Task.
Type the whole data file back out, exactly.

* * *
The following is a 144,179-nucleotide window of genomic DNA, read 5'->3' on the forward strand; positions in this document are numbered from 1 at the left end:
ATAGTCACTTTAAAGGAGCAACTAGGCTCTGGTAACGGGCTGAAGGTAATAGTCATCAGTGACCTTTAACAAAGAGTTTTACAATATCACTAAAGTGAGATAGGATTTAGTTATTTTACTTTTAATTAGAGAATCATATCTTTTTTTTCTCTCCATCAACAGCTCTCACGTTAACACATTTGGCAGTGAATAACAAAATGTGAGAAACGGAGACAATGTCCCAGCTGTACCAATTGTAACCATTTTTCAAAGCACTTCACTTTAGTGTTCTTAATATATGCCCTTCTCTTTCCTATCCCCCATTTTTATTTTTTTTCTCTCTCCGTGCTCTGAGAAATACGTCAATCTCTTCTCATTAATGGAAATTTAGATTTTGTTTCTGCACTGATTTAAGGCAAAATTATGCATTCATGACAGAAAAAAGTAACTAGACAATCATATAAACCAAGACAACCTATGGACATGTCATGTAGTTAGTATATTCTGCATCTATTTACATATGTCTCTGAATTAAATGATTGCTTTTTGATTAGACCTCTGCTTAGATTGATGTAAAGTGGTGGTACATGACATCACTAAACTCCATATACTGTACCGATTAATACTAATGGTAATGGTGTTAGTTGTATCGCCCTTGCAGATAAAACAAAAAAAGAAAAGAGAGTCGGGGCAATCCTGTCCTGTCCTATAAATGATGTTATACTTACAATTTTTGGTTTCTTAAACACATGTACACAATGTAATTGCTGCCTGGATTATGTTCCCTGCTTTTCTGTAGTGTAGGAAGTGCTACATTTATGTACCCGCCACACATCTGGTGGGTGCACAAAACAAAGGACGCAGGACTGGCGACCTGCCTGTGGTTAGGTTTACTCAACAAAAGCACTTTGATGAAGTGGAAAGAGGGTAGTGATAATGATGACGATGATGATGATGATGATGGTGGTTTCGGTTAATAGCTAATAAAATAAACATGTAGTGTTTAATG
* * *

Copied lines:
The following is a 144,179-nucleotide window of genomic DNA, read 5'->3' on the forward strand; positions in this document are numbered from 1 at the left end:
ATAGTCACTTTAAAGGAGCAACTAGGCTCTGGTAACGGGCTGAAGGTAATAGTCATCAGTGACCTTTAACAAAGAGTTTTACAATATCACTAAAGTGAGATAGGATTTAGTTATTTTACTTTTAATTAGAGAATCATATCTTTTTTTTCTCTCCATCAACAGCTCTCACGTTAACACATTTGGCAGTGAATAACAAAATGTGAGAAACGGAGACAATGTCCCAGCTGTACCAATTGTAACCATTTTTCAAAGCACTTCACTTTAGTGTTCTTAATATATGCCCTTCTCTTTCCTATCCCCCATTTTTATTTTTTTTCTCTCTCCGTGCTCTGAGAAATACGTCAATCTCTTCTCATTAATGGAAATTTAGATTTTGTTTCTGCACTGATTTAAGGCAAAATTATGCATTCATGACAGAAAAAAGTAACTAGACAATCATATAAACCAAGACAACCTATGGACATGTCATGTAGTTAGTATATTCTGCATCTATTTACATATGTCTCTGAATTAAATGATTGCTTTTTGATTAGACCTCTGCTTAGATTGATGTAAAGTGGTGGTACATGACATCACTAAACTCCATATACTGTACCGATTAATACTAATGGTAATGGTGTTAGTTGTATCGCCCTTGCAGATAAAACAAAAAAAGAAAAGAGAGTCGGGGCAATCCTGTCCTGTCCTATAAATGATGTTATACTTACAATTTTTGGTTTCTTAAACACATGTACACAATGTAATTGCTGCCTGGATTATGTTCCCTGCTTTTCTGTAGTGTAGGAAGTGCTACATTTATGTACCCGCCACACATCTGGTGGGTGCACAAAACAAAGGACGCAGGACTGGCGACCTGCCTGTGGTTAGGTTTACTCAACAAAAGCACTTTGATGAAGTGGAAAGAGGGTAGTGATAATGATGACGATGATGATGATGATGATGGTGGTTTCGGTTAATAGCTAATAAAATAAACATGTAGTGTTTAATG